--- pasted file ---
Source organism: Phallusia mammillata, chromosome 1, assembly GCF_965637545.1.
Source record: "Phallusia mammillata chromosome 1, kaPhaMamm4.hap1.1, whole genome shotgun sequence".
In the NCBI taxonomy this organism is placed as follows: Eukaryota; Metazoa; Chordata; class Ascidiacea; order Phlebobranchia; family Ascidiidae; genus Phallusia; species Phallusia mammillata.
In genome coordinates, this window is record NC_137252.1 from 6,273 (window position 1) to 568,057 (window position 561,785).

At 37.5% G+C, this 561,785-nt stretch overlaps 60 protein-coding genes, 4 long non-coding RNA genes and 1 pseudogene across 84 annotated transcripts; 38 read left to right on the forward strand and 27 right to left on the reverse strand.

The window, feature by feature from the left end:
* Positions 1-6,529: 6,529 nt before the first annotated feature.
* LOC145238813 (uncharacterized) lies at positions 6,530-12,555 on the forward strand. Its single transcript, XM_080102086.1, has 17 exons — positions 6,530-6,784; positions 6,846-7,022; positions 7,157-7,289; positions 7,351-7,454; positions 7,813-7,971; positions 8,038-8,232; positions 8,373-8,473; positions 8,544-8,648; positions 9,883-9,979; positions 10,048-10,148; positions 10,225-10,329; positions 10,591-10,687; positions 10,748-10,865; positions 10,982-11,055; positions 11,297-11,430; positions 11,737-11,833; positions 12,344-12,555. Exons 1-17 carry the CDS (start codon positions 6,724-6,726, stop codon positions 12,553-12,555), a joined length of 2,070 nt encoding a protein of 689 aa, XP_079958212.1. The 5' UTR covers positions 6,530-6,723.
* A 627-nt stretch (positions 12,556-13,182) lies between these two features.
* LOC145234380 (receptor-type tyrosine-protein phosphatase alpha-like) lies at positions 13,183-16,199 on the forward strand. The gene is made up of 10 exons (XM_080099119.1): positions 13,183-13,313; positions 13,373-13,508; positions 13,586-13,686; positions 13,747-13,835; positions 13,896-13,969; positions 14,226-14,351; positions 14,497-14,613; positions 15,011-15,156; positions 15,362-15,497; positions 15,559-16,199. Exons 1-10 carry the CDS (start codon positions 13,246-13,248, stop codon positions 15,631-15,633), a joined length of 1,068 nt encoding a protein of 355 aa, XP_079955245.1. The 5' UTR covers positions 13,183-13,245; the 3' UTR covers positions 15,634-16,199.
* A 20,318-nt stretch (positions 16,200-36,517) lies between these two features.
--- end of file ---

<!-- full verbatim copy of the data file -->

Source organism: Phallusia mammillata, chromosome 1, assembly GCF_965637545.1.
Source record: "Phallusia mammillata chromosome 1, kaPhaMamm4.hap1.1, whole genome shotgun sequence".
In the NCBI taxonomy this organism is placed as follows: Eukaryota; Metazoa; Chordata; class Ascidiacea; order Phlebobranchia; family Ascidiidae; genus Phallusia; species Phallusia mammillata.
In genome coordinates, this window is record NC_137252.1 from 6,273 (window position 1) to 568,057 (window position 561,785).

At 37.5% G+C, this 561,785-nt stretch overlaps 60 protein-coding genes, 4 long non-coding RNA genes and 1 pseudogene across 84 annotated transcripts; 38 read left to right on the forward strand and 27 right to left on the reverse strand.

The window, feature by feature from the left end:
* Positions 1-6,529: 6,529 nt before the first annotated feature.
* LOC145238813 (uncharacterized) lies at positions 6,530-12,555 on the forward strand. Its single transcript, XM_080102086.1, has 17 exons — positions 6,530-6,784; positions 6,846-7,022; positions 7,157-7,289; positions 7,351-7,454; positions 7,813-7,971; positions 8,038-8,232; positions 8,373-8,473; positions 8,544-8,648; positions 9,883-9,979; positions 10,048-10,148; positions 10,225-10,329; positions 10,591-10,687; positions 10,748-10,865; positions 10,982-11,055; positions 11,297-11,430; positions 11,737-11,833; positions 12,344-12,555. Exons 1-17 carry the CDS (start codon positions 6,724-6,726, stop codon positions 12,553-12,555), a joined length of 2,070 nt encoding a protein of 689 aa, XP_079958212.1. The 5' UTR covers positions 6,530-6,723.
* A 627-nt stretch (positions 12,556-13,182) lies between these two features.
* LOC145234380 (receptor-type tyrosine-protein phosphatase alpha-like) lies at positions 13,183-16,199 on the forward strand. The gene is made up of 10 exons (XM_080099119.1): positions 13,183-13,313; positions 13,373-13,508; positions 13,586-13,686; positions 13,747-13,835; positions 13,896-13,969; positions 14,226-14,351; positions 14,497-14,613; positions 15,011-15,156; positions 15,362-15,497; positions 15,559-16,199. Exons 1-10 carry the CDS (start codon positions 13,246-13,248, stop codon positions 15,631-15,633), a joined length of 1,068 nt encoding a protein of 355 aa, XP_079955245.1. The 5' UTR covers positions 13,183-13,245; the 3' UTR covers positions 15,634-16,199.
* A 20,318-nt stretch (positions 16,200-36,517) lies between these two features.